Where I disagree is that the libertarians that are within UKIP and the Conservatives are attacking the crutches before the shackles. I think that may be true for fake libertarians at the ASI or the Centre for Policy Studies who stupidly conflate libertarianism for Thatcherism, yet many for example within UKIP or at the IEA are much more understanding of the corporate statism in which we currently live. Thus they advocate both significant deregulation of all economic sectors, as well as welfare reform that mimics the cooperative and friendly which were destroyed by the welfare state. Some proposals for a basic income that come from more “right” libertarians have elements of friendly society-type implementation.
In terms of nationalisation as a policy toward libertarian goals of a freed market, I’m just not convinced. There will be no takeover of the state by well-meaning libertarians of any stripe thus relying on nationalisation just seems like a pipe dream. Let’s be honest, the economy isn’t desocialised in any way as the state still has huge control in most areas of the economy.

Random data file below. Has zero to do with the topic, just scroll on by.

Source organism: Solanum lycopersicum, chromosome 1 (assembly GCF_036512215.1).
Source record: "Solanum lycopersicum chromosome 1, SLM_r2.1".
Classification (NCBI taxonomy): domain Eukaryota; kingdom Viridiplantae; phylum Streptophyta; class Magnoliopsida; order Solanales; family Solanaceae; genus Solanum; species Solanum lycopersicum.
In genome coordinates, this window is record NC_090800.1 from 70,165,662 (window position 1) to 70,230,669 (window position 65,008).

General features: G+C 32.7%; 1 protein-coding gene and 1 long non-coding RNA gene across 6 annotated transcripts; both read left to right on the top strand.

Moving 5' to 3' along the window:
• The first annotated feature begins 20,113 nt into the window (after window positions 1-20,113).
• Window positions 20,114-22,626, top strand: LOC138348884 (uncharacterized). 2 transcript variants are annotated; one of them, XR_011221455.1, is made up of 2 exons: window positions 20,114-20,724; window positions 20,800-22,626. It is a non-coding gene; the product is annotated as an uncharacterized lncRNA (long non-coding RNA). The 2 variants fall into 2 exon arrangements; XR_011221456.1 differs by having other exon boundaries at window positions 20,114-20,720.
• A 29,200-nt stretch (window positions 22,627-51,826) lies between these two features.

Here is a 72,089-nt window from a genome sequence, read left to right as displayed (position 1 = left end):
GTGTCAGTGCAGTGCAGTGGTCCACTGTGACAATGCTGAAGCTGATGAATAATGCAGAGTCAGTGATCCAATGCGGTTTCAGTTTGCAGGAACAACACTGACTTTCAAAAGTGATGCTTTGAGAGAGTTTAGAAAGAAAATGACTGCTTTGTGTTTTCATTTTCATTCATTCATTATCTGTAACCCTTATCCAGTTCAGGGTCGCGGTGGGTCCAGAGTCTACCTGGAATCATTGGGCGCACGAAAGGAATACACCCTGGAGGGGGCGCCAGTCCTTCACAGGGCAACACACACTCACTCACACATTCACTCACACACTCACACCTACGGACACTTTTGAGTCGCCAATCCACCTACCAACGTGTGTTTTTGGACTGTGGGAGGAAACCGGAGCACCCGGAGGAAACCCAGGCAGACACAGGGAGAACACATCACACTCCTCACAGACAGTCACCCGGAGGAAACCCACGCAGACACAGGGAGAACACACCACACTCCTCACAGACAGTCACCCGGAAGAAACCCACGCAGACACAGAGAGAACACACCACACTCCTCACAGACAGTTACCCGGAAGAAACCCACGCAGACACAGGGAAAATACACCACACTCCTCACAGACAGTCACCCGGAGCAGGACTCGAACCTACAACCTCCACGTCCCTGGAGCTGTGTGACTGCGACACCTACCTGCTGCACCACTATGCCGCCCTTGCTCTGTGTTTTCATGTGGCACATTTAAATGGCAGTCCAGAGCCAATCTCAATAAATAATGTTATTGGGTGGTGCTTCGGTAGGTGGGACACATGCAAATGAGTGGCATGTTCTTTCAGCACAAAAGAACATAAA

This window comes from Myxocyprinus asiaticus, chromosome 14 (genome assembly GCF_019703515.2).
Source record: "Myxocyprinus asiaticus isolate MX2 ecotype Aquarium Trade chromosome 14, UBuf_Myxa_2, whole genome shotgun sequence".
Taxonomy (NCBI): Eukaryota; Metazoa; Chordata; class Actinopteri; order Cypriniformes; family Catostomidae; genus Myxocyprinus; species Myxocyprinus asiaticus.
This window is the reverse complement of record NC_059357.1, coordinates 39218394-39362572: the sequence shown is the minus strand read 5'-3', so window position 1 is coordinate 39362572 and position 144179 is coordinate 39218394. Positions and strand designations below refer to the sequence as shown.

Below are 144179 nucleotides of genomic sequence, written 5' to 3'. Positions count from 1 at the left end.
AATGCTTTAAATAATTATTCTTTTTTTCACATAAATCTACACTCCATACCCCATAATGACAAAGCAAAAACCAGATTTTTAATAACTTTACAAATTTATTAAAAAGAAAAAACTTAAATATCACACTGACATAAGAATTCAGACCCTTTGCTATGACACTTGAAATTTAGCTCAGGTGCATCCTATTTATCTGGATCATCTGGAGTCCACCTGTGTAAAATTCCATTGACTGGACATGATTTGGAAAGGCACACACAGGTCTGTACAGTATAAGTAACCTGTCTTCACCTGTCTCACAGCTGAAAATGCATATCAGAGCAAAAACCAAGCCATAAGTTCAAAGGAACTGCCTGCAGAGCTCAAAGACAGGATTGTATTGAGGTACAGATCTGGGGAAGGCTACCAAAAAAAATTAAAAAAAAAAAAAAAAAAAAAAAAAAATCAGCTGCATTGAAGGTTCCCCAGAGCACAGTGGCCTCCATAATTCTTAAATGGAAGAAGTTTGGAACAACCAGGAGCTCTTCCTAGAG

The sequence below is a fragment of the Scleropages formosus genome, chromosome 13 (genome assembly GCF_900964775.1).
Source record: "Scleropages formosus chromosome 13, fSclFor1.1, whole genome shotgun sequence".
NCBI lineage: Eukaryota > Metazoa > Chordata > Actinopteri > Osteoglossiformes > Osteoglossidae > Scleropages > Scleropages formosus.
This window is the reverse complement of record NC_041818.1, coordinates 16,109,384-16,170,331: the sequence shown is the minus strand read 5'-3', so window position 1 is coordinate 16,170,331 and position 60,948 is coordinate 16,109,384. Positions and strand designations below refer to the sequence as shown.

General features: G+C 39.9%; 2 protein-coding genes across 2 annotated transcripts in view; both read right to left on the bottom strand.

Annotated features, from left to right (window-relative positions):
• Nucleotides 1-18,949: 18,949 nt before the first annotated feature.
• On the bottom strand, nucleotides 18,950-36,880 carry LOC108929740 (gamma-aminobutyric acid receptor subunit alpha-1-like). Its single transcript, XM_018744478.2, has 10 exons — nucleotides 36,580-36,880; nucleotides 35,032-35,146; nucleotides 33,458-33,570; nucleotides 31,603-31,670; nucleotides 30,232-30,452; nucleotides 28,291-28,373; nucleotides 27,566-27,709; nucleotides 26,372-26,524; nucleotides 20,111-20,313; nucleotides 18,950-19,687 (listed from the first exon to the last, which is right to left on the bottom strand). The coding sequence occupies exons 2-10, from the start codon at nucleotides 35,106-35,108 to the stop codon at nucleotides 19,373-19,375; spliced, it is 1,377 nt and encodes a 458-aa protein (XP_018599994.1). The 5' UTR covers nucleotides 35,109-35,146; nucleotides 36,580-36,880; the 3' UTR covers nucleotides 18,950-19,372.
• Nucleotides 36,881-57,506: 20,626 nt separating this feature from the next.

My personal belief is that a two-way strategy needs to be taken of economic and political secession through agorist and autonomist ways on the one hand, and an intelligent political strategy of localist politics and some national political engagement on the other that can erode bad legislation and influence libertarian social movements.
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There can’t be many Conservative Party members who would consider voting for TUSC! Do you think it is feasible to move Conservative policy in a more libertarian direction at membership level?
I had a good look at the IEA and a lot of what they said makes sense. The Paragon Initiative seems quite exciting. I’m still nervous though by not going as far as advocating against the primary interventions, the deregulation and welfare reforms might hurt workers to an extent that tax cuts won’t mitigate against. And I’m weighing up my thoughts on their attitudes to trade unions, and their praise of Uber on the front page – although their suggestions that unions reinvent themselves as mutual aid/friendlies to regain relevance is intriguing.